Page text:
Bezafibrate24.8421 ± 30+2
Fenofibrate24.7409 ± 11−1
Example 125.0216 ± 16▴−48

Number of animals per group: 6.

Student's t-test: custom character and ▴ indicate P < 0.05 and P < 0.001, respectively, vs control.

TABLE 2a
(Experiment II)
Glucose levels in the blood of db/db mice treated orally twice
daily with the compound as in example 1 and as in example 2 (at a
dose equivalent to 25 mg/kg of the compound as in example 1) after
9 days' treatment. Samples taken in the postabsorption condition
(fasting from 9 a.m. to 5 p.m.) and 8 hours after the last treatment.
Mean values ± S.E. and variation (%) vs control.
DoseGlucose
Compoundmg/kgmg/dlVariation %
Control351 ± 23
Example 125.0223 ± 20Δ−36
Example 224.0155 ± 21▴−66

Number of animals per group: 6.

Student's t-test: Δ and ▴ indicate P < 0.01 and P < 0.001, respectively, vs control.

TABLE 3
(Experiment I)
Glucose levels in the blood of db/db mice treated orally twice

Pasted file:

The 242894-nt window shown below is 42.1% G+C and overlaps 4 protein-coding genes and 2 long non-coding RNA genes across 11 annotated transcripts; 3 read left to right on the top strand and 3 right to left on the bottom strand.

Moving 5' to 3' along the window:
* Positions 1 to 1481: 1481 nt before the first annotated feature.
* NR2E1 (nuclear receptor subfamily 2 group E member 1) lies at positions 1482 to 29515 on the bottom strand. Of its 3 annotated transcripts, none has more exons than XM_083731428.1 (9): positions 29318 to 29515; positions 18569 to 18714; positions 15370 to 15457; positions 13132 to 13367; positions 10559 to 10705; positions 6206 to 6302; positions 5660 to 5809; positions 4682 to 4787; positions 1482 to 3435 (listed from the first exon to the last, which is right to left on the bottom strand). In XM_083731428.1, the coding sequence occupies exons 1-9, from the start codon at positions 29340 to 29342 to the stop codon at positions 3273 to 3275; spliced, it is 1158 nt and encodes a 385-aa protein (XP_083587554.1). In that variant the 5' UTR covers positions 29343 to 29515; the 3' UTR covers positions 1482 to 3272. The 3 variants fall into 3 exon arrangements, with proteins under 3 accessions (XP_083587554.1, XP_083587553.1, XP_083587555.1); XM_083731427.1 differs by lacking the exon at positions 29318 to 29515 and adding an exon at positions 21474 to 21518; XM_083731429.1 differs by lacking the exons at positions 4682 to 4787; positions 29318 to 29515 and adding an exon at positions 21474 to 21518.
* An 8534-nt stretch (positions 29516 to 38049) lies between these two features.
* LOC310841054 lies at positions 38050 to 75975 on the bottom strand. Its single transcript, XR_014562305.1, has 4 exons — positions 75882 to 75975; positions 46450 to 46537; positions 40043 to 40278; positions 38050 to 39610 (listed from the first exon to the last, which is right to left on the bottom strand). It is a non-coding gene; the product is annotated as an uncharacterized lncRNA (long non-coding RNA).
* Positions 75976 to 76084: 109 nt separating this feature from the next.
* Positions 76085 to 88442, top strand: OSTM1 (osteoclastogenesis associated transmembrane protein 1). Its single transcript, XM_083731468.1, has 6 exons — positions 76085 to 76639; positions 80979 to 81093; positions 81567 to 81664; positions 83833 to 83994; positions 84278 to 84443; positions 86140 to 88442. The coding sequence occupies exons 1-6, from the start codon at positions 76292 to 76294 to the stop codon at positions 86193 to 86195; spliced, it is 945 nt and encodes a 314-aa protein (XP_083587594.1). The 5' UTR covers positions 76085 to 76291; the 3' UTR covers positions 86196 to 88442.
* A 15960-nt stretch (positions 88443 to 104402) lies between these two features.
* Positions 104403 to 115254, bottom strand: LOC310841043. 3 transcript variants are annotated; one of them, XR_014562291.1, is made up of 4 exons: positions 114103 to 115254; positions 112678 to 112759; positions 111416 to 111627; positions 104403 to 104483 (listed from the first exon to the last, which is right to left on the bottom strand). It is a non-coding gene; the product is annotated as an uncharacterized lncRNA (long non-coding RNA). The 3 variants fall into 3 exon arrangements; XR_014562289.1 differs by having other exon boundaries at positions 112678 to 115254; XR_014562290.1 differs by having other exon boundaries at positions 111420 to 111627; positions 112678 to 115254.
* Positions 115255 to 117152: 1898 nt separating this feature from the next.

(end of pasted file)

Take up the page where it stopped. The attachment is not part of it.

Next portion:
daily with the compound as in example 1, with fibrates (at doses
equivalent to 25 mg/kg of the compound as in example 1) and with
rosiglitazone (5 mg/kg), after 18 days' treatment. Samples taken
in the fasting state for 18 hours and at 6 hours after the last treatment.
Mean values ± S.E. and variation (%) vs control.
DoseGlucose
Compoundmg/kgmg/dlVariation %
Control344 ± 35
Rosiglitazone5.0225 ± 27▪−35
Bezafibrate24.8298 ± 21−13
Fenofibrate24.7384 ± 20+12
Example 125.0144 ± 3Δ−58

Number of animals per group: 6.

Student's t-test: ▪ and Δ indicate P < 0.02 and P < 0.01, respectively, vs control.

TABLE 3a
(Experiment II)
Glucose levels in the blood of db/db mice treated orally twice